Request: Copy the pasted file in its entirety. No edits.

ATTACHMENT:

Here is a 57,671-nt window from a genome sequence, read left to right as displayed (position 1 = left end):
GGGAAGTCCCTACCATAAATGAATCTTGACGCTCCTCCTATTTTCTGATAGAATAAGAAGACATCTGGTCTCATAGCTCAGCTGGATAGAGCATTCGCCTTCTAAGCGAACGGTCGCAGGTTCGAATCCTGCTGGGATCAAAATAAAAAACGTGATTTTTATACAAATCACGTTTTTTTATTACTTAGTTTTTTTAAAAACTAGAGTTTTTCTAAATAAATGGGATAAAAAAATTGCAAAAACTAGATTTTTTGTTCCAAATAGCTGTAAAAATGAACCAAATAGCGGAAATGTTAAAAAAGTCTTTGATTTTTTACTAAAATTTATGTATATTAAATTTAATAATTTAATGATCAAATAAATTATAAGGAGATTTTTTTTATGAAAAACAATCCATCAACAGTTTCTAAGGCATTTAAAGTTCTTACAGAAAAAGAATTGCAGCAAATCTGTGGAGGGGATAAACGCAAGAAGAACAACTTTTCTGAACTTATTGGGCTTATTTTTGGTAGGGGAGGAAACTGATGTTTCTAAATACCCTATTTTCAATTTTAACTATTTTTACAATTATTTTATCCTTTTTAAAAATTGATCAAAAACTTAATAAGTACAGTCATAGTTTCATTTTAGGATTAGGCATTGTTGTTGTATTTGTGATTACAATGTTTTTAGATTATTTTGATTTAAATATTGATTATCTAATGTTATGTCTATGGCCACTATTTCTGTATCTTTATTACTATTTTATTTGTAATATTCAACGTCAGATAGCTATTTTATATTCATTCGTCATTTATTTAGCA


Here is a 57,671-nt window from a genome sequence, read left to right as displayed (position 1 = left end):
GGGAAGTCCCTACCATAAATGAATCTTGACGCTCCTCCTATTTTCTGATAGAATAAGAAGACATCTGGTCTCATAGCTCAGCTGGATAGAGCATTCGCCTTCTAAGCGAACGGTCGCAGGTTCGAATCCTGCTGGGATCAAAATAAAAAACGTGATTTTTATACAAATCACGTTTTTTTATTACTTAGTTTTTTTAAAAACTAGAGTTTTTCTAAATAAATGGGATAAAAAAATTGCAAAAACTAGATTTTTTGTTCCAAATAGCTGTAAAAATGAACCAAATAGCGGAAATGTTAAAAAAGTCTTTGATTTTTTACTAAAATTTATGTATATTAAATTTAATAATTTAATGATCAAATAAATTATAAGGAGATTTTTTTTATGAAAAACAATCCATCAACAGTTTCTAAGGCATTTAAAGTTCTTACAGAAAAAGAATTGCAGCAAATCTGTGGAGGGGATAAACGCAAGAAGAACAACTTTTCTGAACTTATTGGGCTTATTTTTGGTAGGGGAGGAAACTGATGTTTCTAAATACCCTATTTTCAATTTTAACTATTTTTACAATTATTTTATCCTTTTTAAAAATTGATCAAAAACTTAATAAGTACAGTCATAGTTTCATTTTAGGATTAGGCATTGTTGTTGTATTTGTGATTACAATGTTTTTAGATTATTTTGATTTAAATATTGATTATCTAATGTTATGTCTATGGCCACTATTTCTGTATCTTTATTACTATTTTATTTGTAATATTCAACGTCAGATAGCTATTTTATATTCATTCGTCATTTATTTAGCA